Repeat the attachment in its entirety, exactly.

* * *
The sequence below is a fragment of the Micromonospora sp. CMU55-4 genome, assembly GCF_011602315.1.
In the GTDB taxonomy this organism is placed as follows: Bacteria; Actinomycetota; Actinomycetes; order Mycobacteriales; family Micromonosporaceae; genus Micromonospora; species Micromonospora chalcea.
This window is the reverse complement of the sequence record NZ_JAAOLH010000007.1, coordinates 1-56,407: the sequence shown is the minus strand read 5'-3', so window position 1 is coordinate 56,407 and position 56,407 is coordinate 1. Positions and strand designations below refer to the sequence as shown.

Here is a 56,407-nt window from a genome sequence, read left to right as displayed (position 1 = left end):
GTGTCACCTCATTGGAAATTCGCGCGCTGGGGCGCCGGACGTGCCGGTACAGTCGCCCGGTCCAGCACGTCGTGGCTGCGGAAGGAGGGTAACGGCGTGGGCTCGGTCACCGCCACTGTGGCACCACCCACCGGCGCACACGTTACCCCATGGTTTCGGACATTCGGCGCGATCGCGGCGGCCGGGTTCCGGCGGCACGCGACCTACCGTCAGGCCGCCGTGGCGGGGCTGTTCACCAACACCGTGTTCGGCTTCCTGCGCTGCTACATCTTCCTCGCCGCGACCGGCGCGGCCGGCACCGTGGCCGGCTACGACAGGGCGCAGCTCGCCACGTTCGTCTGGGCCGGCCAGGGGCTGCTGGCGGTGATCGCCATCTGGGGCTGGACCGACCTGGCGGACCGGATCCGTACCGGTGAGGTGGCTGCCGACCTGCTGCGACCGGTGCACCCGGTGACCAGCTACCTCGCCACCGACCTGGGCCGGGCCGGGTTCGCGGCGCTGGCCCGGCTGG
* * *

The sequence below is a fragment of the Micromonospora sp. CMU55-4 genome, assembly GCF_011602315.1.
In the GTDB taxonomy this organism is placed as follows: Bacteria; Actinomycetota; Actinomycetes; order Mycobacteriales; family Micromonosporaceae; genus Micromonospora; species Micromonospora chalcea.
This window is the reverse complement of the sequence record NZ_JAAOLH010000007.1, coordinates 1-56,407: the sequence shown is the minus strand read 5'-3', so window position 1 is coordinate 56,407 and position 56,407 is coordinate 1. Positions and strand designations below refer to the sequence as shown.

Here is a 56,407-nt window from a genome sequence, read left to right as displayed (position 1 = left end):
GTGTCACCTCATTGGAAATTCGCGCGCTGGGGCGCCGGACGTGCCGGTACAGTCGCCCGGTCCAGCACGTCGTGGCTGCGGAAGGAGGGTAACGGCGTGGGCTCGGTCACCGCCACTGTGGCACCACCCACCGGCGCACACGTTACCCCATGGTTTCGGACATTCGGCGCGATCGCGGCGGCCGGGTTCCGGCGGCACGCGACCTACCGTCAGGCCGCCGTGGCGGGGCTGTTCACCAACACCGTGTTCGGCTTCCTGCGCTGCTACATCTTCCTCGCCGCGACCGGCGCGGCCGGCACCGTGGCCGGCTACGACAGGGCGCAGCTCGCCACGTTCGTCTGGGCCGGCCAGGGGCTGCTGGCGGTGATCGCCATCTGGGGCTGGACCGACCTGGCGGACCGGATCCGTACCGGTGAGGTGGCTGCCGACCTGCTGCGACCGGTGCACCCGGTGACCAGCTACCTCGCCACCGACCTGGGCCGGGCCGGGTTCGCGGCGCTGGCCCGGCTGG